Analyte flux through chronically implanted subcutaneous polyamide membranes differs in humans and rats.
The rat is commonly used to evaluate physiological responses of subcutaneous tissue to implanted devices. In vivo longevity of various devices and the biocompatibility of biomaterials depend on how adjacent tissue interacts. How closely the rat model predicts the human response has not been well characterized. The objective of this study was to compare rat and human subcutaneous foreign body responses by monitoring the biochemical environment at a polymer-tissue interface over 8 days using microdialysis. Polyamide microdialysis probes were implanted subcutaneously in humans and rats (n = 12). Daily microdialysis samples were analyzed for glucose, lactate, pyruvate, glycerol, and urea. Blood glucose was also monitored. Analyte concentrations differed significantly between rats and humans at the implant-tissue interface. There were also qualitative differences in the 8-day trends. For example, over 8 days, microdialysate glucose increased two- to fourfold in humans but decreased in rats (P < 0.001). This study reveals profound physiological differences at material-tissue interfaces in rats and humans and highlights the need for caution when extrapolating subcutaneous rat biocompatibility data to humans.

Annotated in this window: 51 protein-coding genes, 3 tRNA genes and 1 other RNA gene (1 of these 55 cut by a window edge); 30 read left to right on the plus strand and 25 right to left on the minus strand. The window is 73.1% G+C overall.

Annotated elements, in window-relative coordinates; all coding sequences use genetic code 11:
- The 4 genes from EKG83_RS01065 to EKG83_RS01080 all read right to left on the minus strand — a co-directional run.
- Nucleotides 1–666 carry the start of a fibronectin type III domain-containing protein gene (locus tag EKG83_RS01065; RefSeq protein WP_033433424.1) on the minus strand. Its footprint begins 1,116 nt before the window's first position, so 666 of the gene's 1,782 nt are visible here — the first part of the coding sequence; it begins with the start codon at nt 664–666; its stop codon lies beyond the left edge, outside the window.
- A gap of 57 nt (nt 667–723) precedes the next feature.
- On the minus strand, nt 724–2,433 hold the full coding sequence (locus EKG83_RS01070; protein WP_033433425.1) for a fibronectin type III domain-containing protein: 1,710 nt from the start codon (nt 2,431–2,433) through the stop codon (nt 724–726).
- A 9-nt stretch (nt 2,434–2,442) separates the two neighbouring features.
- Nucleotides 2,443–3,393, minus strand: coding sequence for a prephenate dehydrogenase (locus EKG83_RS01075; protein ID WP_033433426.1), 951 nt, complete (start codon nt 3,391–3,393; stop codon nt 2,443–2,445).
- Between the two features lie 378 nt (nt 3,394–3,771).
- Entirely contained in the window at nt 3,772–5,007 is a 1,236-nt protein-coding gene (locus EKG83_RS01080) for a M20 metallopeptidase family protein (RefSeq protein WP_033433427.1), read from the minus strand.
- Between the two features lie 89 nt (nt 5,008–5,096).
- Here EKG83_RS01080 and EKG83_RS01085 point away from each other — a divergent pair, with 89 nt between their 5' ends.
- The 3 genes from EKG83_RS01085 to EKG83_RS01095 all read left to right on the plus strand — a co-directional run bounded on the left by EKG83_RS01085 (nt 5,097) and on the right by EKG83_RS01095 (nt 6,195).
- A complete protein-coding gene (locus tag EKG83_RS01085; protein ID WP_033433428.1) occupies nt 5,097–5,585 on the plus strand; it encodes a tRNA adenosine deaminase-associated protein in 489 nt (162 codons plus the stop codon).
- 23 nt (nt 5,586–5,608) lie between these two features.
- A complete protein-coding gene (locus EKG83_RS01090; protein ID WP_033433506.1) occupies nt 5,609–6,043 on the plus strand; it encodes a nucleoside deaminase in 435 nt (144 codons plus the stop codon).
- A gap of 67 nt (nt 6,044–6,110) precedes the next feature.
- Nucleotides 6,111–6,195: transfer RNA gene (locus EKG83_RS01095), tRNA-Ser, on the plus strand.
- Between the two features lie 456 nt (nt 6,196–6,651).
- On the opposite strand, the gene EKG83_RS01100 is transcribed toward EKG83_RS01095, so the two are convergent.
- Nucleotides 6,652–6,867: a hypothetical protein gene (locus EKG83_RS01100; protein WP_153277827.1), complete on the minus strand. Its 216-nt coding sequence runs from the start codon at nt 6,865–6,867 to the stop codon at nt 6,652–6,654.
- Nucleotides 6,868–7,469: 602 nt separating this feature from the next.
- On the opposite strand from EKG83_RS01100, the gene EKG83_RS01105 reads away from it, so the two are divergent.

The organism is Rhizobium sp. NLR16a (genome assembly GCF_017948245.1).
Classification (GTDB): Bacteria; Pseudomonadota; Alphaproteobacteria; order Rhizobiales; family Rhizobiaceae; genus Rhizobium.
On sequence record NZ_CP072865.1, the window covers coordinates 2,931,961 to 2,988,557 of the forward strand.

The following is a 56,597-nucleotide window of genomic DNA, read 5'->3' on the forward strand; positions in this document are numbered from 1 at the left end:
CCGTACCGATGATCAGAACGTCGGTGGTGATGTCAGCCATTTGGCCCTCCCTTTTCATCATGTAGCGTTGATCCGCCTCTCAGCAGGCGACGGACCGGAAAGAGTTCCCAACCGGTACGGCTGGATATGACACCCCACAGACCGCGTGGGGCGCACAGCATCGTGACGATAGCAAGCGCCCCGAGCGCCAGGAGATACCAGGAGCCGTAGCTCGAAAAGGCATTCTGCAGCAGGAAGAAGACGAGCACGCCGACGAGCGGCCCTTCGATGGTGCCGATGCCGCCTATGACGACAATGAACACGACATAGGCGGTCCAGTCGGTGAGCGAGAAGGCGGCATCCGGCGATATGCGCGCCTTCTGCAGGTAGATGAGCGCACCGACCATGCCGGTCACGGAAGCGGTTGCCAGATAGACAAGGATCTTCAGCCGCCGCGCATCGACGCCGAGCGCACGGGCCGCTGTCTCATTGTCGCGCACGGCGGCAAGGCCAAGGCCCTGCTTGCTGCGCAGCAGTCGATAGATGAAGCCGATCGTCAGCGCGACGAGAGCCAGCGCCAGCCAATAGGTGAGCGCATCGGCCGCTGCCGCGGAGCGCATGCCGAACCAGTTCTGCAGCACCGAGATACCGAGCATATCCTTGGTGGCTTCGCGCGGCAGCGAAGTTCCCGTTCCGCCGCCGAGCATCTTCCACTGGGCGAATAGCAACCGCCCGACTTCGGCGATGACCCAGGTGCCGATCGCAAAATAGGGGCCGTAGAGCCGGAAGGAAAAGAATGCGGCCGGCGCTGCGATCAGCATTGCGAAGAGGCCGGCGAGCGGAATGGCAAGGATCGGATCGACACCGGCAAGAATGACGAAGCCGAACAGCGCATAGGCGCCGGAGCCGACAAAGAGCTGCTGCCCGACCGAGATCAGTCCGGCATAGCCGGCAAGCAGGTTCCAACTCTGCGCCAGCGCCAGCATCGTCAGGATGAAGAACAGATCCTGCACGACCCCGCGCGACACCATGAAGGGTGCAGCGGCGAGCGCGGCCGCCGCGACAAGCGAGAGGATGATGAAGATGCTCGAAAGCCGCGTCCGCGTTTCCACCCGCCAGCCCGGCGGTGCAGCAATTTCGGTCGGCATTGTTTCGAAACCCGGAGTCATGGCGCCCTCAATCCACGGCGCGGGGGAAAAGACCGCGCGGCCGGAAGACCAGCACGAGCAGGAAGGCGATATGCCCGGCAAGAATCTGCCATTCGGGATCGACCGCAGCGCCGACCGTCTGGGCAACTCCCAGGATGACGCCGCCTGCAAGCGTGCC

Wisniewski, N; Rajamand, N; Adamsson, U; Lins, PE; Reichert, WM; Klitzman, B; Ungerstedt, U
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